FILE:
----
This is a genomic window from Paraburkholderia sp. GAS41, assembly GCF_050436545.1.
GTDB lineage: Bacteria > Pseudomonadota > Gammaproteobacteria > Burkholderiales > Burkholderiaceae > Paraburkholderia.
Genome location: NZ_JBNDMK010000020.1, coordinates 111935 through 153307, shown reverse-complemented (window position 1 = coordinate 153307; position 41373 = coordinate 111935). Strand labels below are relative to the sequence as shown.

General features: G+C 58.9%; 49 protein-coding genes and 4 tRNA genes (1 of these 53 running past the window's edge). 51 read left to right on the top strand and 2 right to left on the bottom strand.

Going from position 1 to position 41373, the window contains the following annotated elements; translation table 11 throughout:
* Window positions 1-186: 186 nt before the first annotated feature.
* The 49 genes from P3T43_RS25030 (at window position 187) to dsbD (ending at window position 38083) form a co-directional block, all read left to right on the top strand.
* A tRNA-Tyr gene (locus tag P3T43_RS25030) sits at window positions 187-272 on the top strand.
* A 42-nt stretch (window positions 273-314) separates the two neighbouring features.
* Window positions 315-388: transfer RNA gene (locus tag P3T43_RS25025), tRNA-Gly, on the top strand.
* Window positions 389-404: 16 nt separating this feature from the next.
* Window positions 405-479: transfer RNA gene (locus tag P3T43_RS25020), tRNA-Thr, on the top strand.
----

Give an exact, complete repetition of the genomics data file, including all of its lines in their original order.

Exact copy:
This is a genomic window from Paraburkholderia sp. GAS41, assembly GCF_050436545.1.
GTDB lineage: Bacteria > Pseudomonadota > Gammaproteobacteria > Burkholderiales > Burkholderiaceae > Paraburkholderia.
Genome location: NZ_JBNDMK010000020.1, coordinates 111935 through 153307, shown reverse-complemented (window position 1 = coordinate 153307; position 41373 = coordinate 111935). Strand labels below are relative to the sequence as shown.

General features: G+C 58.9%; 49 protein-coding genes and 4 tRNA genes (1 of these 53 running past the window's edge). 51 read left to right on the top strand and 2 right to left on the bottom strand.

Going from position 1 to position 41373, the window contains the following annotated elements; translation table 11 throughout:
* Window positions 1-186: 186 nt before the first annotated feature.
* The 49 genes from P3T43_RS25030 (at window position 187) to dsbD (ending at window position 38083) form a co-directional block, all read left to right on the top strand.
* A tRNA-Tyr gene (locus tag P3T43_RS25030) sits at window positions 187-272 on the top strand.
* A 42-nt stretch (window positions 273-314) separates the two neighbouring features.
* Window positions 315-388: transfer RNA gene (locus tag P3T43_RS25025), tRNA-Gly, on the top strand.
* Window positions 389-404: 16 nt separating this feature from the next.
* Window positions 405-479: transfer RNA gene (locus tag P3T43_RS25020), tRNA-Thr, on the top strand.